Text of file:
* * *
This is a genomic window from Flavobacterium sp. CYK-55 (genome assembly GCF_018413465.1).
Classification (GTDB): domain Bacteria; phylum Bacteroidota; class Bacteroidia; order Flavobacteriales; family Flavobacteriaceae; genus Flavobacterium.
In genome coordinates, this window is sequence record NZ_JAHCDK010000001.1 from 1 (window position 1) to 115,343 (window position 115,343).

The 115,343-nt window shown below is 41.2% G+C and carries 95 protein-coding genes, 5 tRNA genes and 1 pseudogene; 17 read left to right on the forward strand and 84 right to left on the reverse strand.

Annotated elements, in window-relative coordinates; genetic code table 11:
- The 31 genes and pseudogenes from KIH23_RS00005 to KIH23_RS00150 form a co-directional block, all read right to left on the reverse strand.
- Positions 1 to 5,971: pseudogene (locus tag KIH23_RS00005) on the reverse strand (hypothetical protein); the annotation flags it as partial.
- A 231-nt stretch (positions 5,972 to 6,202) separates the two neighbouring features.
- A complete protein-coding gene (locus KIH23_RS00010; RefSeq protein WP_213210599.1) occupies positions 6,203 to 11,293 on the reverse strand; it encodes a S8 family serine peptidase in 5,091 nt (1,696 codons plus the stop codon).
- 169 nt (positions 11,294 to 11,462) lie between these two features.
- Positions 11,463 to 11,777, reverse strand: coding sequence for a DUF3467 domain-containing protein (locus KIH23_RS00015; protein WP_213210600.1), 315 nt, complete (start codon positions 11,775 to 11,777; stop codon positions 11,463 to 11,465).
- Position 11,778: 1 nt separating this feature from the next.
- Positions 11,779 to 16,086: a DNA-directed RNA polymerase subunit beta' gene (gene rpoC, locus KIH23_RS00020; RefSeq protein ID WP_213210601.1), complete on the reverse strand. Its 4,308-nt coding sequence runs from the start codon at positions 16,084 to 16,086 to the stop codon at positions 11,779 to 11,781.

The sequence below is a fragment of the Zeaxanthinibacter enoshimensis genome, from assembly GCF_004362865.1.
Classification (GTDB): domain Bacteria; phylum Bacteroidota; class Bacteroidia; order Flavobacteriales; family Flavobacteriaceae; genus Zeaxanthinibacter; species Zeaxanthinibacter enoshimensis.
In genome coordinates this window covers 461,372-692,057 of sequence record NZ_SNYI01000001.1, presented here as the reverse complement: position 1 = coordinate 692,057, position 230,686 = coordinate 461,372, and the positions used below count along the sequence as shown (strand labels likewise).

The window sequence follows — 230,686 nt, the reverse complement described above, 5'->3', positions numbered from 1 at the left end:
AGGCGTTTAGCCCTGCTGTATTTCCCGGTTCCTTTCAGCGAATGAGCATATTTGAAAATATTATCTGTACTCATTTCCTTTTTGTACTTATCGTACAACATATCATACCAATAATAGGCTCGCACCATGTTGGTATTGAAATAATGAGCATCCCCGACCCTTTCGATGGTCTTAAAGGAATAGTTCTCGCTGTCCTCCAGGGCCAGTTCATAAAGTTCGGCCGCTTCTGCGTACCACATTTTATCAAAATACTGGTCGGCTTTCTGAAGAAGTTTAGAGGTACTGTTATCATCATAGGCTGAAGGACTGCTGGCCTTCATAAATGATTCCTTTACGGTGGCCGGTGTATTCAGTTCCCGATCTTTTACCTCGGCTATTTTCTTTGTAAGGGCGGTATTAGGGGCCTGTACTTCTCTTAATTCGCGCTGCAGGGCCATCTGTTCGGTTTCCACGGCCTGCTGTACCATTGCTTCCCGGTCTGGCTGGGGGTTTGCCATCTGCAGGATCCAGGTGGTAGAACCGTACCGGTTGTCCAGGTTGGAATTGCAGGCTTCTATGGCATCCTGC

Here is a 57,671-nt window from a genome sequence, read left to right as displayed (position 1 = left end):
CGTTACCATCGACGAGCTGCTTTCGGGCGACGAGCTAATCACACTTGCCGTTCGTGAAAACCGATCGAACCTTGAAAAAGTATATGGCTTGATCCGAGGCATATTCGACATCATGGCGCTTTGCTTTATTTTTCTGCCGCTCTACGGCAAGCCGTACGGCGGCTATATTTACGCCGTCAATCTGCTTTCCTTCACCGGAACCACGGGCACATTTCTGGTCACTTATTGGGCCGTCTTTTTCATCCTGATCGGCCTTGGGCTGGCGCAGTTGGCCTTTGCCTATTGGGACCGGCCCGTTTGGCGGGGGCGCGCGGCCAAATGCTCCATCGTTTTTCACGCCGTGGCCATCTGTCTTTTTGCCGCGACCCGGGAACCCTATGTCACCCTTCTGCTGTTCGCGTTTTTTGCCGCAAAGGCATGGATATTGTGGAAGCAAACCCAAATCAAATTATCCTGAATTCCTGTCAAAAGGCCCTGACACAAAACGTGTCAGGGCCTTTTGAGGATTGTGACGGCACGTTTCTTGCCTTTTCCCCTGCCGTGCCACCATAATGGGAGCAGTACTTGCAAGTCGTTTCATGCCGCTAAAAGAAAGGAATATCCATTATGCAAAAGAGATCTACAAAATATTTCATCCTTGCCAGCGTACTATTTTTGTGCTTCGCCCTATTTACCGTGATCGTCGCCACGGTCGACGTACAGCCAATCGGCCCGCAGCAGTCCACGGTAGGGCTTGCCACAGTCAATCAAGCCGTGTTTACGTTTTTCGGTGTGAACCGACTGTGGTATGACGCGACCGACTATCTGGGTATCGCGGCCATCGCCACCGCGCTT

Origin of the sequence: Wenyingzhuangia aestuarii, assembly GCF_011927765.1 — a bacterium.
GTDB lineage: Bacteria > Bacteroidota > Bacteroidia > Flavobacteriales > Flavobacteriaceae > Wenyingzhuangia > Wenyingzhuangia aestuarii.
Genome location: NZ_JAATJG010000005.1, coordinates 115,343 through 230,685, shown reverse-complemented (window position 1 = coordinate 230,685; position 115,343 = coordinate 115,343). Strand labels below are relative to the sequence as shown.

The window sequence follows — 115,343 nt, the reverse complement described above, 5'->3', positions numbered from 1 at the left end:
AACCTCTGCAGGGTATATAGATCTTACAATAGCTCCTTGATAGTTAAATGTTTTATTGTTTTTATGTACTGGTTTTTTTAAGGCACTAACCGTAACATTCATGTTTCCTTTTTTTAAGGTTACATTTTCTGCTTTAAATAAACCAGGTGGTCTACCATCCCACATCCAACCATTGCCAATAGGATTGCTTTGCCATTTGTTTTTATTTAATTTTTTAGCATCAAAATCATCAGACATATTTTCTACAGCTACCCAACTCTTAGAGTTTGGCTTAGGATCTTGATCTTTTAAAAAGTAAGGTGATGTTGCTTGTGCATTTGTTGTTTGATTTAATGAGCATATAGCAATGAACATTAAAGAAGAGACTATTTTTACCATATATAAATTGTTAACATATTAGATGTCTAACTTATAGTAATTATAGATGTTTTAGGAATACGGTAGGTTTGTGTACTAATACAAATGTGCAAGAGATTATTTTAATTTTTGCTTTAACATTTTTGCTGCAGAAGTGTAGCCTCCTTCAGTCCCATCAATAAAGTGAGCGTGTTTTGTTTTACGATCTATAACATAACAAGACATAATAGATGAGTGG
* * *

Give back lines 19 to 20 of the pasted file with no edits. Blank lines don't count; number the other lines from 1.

Here is a 57,671-nt window from a genome sequence, read left to right as displayed (position 1 = left end):
CGTTACCATCGACGAGCTGCTTTCGGGCGACGAGCTAATCACACTTGCCGTTCGTGAAAACCGATCGAACCTTGAAAAAGTATATGGCTTGATCCGAGGCATATTCGACATCATGGCGCTTTGCTTTATTTTTCTGCCGCTCTACGGCAAGCCGTACGGCGGCTATATTTACGCCGTCAATCTGCTTTCCTTCACCGGAACCACGGGCACATTTCTGGTCACTTATTGGGCCGTCTTTTTCATCCTGATCGGCCTTGGGCTGGCGCAGTTGGCCTTTGCCTATTGGGACCGGCCCGTTTGGCGGGGGCGCGCGGCCAAATGCTCCATCGTTTTTCACGCCGTGGCCATCTGTCTTTTTGCCGCGACCCGGGAACCCTATGTCACCCTTCTGCTGTTCGCGTTTTTTGCCGCAAAGGCATGGATATTGTGGAAGCAAACCCAAATCAAATTATCCTGAATTCCTGTCAAAAGGCCCTGACACAAAACGTGTCAGGGCCTTTTGAGGATTGTGACGGCACGTTTCTTGCCTTTTCCCCTGCCGTGCCACCATAATGGGAGCAGTACTTGCAAGTCGTTTCATGCCGCTAAAAGAAAGGAATATCCATTATGCAAAAGAGATCTACAAAATATTTCATCCTTGCCAGCGTACTATTTTTGTGCTTCGCCCTATTTACCGTGATCGTCGCCACGGTCGACGTACAGCCAATCGGCCCGCAGCAGTCCACGGTAGGGCTTGCCACAGTCAATCAAGCCGTGTTTACGTTTTTCGGTGTGAACCGACTGTGGTATGACGCGACCGACTATCTGGGTATCGCGGCCATCGCCACCGCGCTT